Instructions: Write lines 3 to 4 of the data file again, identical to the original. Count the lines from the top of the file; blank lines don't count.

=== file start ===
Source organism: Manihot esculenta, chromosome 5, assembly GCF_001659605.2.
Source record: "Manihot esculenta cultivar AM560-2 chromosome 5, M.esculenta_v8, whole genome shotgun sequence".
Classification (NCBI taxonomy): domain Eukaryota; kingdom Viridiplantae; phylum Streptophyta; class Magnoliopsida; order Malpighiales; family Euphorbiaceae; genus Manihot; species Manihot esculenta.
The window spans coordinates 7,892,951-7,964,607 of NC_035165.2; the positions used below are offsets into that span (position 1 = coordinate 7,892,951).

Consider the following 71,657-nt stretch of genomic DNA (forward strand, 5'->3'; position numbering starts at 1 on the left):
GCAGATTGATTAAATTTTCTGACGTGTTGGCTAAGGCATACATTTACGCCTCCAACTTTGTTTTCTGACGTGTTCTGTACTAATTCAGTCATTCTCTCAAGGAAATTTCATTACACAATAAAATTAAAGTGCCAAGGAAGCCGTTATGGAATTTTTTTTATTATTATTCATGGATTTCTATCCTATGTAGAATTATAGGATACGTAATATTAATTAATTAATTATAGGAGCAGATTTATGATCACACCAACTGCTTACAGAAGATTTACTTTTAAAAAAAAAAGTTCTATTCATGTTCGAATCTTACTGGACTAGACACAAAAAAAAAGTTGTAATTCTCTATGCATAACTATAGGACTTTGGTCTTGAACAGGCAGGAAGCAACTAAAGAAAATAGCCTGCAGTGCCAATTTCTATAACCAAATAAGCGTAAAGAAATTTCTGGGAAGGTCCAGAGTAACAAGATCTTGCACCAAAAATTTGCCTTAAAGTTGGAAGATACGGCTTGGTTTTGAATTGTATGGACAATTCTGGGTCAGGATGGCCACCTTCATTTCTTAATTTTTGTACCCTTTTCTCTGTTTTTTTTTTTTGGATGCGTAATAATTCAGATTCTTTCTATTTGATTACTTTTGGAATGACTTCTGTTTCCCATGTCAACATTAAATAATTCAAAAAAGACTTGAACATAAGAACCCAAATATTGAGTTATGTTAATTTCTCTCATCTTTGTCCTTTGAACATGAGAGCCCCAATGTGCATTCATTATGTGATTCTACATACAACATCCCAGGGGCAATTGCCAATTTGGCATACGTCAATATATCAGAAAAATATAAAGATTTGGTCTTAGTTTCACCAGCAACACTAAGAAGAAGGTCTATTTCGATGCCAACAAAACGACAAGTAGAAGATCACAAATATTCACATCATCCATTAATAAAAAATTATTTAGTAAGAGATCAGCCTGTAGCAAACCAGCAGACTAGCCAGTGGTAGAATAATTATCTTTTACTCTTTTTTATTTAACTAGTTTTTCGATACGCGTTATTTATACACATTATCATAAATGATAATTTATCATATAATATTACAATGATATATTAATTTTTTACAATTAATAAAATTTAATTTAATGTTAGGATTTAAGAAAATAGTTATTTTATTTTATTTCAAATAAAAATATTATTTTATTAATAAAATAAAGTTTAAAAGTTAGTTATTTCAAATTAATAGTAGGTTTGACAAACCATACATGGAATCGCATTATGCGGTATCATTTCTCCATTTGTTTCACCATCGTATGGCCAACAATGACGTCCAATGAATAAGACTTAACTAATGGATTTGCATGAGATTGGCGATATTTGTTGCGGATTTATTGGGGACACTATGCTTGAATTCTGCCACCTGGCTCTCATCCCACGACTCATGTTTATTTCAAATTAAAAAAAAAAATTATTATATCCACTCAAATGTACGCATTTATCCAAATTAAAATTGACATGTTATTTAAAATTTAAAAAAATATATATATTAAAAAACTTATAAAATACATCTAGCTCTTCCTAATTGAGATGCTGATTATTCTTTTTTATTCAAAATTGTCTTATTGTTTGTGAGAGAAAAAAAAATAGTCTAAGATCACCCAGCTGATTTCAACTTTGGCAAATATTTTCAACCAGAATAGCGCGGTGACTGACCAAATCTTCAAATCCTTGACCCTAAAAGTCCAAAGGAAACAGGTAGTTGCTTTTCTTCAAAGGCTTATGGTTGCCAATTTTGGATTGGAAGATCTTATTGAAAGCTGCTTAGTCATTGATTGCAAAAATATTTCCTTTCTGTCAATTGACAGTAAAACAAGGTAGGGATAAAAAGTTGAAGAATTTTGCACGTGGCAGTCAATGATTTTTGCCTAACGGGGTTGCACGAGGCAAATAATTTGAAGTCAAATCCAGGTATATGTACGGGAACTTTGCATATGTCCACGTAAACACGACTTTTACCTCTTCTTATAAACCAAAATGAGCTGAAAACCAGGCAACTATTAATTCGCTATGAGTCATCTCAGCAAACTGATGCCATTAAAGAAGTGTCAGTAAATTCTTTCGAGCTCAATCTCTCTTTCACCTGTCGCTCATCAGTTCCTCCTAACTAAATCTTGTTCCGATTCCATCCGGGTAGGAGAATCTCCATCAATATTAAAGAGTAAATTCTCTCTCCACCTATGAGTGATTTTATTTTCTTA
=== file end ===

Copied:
Classification (NCBI taxonomy): domain Eukaryota; kingdom Viridiplantae; phylum Streptophyta; class Magnoliopsida; order Malpighiales; family Euphorbiaceae; genus Manihot; species Manihot esculenta.
The window spans coordinates 7,892,951-7,964,607 of NC_035165.2; the positions used below are offsets into that span (position 1 = coordinate 7,892,951).